1. The Fiske Guide to Colleges: I honestly think every family should own this book! The Fiske college profiles are a quick way to learn something substantial about a college in about a seven-minute read. Each profile lists strong academic programs, highlights various extracurricular offerings, and does an incredible job giving readers insight into the culture and feel of a college. One of my personal favorite things: the overlap schools. Let’s say you are interested in Colgate University. The Fiske profile will give 5-8 schools that Colgate university would consider a peer institution. Flip over to those schools and give their profiles a read through, then check out their overlaps. Before you know it, you have a substantial college list!
  2. This website contains a wealth of information, but my favorite resource are its hundreds of college lists! Some examples: “Large Universities that Feel Small”, “Colleges for the Aspiring Artist”, “Colleges for the Budding Entrepreneur”, and “Most Beautiful Campuses”. Use these lists to broaden your search and discover schools you’ve never considered applying to.
  3. Colleges That Change Lives: A book and a website. Read through the profiles of these generally smaller, liberal arts colleges. If being known on campus and building strong relationships with professors is a priority to you, check out these colleges.
  4. Social Media: Once you learn about a few schools that interest you, begin following them on social media. Schools often post about their school traditions, campus culture, interesting research done by professors, alumni highlights, etc.
  5. Use an online college search engine such as the College Board’s Big Future College Search or a program provided by your high school such as Scoir, Maia Learning, or Naviance. These programs allow you to refine your college search by variables such as SAT/ACT scores, GPA, location, size, major, etc.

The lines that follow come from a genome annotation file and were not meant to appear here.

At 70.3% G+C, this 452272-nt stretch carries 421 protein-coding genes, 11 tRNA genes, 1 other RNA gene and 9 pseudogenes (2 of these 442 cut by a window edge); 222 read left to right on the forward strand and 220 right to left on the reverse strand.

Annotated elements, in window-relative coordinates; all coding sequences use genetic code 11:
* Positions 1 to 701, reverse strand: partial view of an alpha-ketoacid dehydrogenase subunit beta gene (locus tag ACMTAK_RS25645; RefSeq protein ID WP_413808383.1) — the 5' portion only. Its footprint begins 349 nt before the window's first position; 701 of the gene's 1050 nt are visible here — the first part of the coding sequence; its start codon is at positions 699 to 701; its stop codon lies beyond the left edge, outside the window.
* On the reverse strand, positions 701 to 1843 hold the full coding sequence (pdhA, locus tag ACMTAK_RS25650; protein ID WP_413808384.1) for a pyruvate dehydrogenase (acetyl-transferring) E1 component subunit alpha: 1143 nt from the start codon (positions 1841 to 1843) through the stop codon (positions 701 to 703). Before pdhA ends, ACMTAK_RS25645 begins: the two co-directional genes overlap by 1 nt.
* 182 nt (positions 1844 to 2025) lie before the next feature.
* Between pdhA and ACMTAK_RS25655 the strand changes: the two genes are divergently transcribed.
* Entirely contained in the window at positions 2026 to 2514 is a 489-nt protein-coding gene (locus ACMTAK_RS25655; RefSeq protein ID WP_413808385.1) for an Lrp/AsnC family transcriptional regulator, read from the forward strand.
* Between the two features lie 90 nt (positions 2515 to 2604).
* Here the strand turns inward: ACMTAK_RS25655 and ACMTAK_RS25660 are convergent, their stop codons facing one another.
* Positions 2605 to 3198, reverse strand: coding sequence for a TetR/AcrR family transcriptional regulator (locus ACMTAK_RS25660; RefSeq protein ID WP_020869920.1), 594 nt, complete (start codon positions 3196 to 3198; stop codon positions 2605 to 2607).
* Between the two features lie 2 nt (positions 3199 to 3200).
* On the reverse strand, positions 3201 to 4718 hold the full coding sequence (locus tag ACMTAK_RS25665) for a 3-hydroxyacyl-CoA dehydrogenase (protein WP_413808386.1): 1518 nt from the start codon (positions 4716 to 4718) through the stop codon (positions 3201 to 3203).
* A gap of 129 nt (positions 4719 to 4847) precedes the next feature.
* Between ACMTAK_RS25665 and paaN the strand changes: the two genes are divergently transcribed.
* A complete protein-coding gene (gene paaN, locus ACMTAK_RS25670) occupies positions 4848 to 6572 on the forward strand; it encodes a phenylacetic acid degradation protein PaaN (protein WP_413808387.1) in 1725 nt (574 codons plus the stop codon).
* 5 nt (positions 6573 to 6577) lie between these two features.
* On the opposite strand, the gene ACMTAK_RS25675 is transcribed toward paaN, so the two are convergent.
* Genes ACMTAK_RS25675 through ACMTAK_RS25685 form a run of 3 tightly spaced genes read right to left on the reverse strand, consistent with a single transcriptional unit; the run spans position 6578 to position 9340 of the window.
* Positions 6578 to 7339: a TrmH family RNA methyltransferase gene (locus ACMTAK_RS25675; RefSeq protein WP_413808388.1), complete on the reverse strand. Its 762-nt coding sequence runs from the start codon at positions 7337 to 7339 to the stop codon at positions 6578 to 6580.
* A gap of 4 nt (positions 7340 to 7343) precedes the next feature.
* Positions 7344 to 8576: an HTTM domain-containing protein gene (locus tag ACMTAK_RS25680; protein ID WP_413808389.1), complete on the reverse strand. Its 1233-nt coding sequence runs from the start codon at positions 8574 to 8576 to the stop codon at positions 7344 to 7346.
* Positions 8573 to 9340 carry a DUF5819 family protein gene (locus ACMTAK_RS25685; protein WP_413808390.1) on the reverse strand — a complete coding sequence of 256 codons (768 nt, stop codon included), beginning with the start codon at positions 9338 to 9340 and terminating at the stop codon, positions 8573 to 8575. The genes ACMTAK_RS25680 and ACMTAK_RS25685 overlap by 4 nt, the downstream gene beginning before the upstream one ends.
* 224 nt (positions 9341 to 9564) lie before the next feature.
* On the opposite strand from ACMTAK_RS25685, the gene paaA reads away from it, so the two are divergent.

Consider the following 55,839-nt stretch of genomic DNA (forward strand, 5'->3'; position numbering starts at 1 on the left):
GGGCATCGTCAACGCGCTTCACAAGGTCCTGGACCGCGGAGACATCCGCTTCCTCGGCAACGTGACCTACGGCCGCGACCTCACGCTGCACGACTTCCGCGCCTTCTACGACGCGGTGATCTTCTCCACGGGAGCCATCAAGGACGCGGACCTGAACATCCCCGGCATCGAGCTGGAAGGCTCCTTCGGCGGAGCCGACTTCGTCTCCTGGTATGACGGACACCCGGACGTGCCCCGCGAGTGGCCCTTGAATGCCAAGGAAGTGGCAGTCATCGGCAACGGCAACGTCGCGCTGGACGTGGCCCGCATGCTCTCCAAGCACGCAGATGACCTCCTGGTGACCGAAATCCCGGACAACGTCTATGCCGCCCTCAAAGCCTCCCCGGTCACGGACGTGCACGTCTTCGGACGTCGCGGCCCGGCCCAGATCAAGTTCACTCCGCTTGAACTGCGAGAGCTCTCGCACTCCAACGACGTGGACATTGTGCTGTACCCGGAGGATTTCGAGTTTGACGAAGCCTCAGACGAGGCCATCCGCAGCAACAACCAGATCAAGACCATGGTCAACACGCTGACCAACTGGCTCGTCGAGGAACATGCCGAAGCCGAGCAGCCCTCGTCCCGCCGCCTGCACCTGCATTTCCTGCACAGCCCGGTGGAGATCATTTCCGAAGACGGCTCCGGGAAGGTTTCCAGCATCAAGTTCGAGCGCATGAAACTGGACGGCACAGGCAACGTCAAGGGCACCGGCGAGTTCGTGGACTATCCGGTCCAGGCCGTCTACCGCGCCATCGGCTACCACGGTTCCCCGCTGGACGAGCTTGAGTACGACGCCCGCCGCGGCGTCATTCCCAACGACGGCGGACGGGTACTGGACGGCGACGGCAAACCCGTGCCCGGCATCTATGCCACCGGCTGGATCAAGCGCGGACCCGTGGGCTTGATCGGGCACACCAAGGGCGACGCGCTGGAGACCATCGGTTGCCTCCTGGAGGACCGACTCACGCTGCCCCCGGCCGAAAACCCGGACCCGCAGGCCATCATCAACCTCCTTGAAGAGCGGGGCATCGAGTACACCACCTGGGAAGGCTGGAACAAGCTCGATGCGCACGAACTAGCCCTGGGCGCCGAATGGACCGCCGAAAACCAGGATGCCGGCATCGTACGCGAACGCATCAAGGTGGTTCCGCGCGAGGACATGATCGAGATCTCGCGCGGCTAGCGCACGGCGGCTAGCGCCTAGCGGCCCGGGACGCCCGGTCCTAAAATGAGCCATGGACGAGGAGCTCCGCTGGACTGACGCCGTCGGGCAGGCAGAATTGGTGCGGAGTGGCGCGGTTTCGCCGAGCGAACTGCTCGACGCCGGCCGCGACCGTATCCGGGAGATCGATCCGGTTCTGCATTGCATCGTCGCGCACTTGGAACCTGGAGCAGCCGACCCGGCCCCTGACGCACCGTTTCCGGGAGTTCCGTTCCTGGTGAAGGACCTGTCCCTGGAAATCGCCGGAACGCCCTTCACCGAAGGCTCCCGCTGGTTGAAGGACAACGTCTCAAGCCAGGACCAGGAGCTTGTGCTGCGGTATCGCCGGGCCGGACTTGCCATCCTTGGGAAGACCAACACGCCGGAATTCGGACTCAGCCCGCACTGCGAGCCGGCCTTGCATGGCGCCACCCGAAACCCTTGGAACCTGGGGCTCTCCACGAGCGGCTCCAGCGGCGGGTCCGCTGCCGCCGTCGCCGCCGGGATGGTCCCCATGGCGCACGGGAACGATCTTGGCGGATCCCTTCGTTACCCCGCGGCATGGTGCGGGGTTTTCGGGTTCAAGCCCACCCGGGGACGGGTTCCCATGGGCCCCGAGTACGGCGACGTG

4. Visit Lots of Schools

There is absolutely nothing like stepping foot on a campus to really get a feel for a place. Visiting a school allows you to envision yourself living there. It also helps give you a clearer idea of what kind of school you are interested in and helps clarify some of your presuppositions about “small schools”, “urban schools”, etc.

I’ve had students rule out large state schools, only to visit campus and realize that they loved the campus vibe and culture. Others have ruled out schools based on climate and returned from a visit to let me know it is their top choice.

And just like you should research schools broadly, you should visit broadly. Check out a few large state universities and some small liberal arts colleges. It is also crucial that you vary your search by the college’s selectivity. If you are only visiting the most selective schools in the country, you won’t end up with a very balanced list of colleges that you are excited about.

Begin visiting colleges during your junior year (or earlier if possible). If you are able, go when a college is in session. Sit in on a class, eat in the dining hall, and, if possible, connect with current students.

5. Be Intentional and Proactive

Don’t wait until the fall semester of senior year to begin your research! Give yourself the gift of time to follow leads, create a list, edit your list, visit colleges, change your mind after visiting colleges, and ultimately get to a place where you feel confident about your final list. One of the beautiful things about applying to college is that it is an opportunity to really get to know yourself. But this also takes time. So, start early (and by early, I mean junior year, so not that early!), and take the time to do some self-reflection and focused research so that you can make a thoughtful, educated decision about your college experience.

Susan Antlitz

Susan Antlitz spent four years as a high school college guidance counselor at a small private school where she helped build the college guidance program from scratch. After a move brought her to Washington, D.C., she started Antlitz Consulting, where she continues to advise students and families walking through the college selection and admissions process.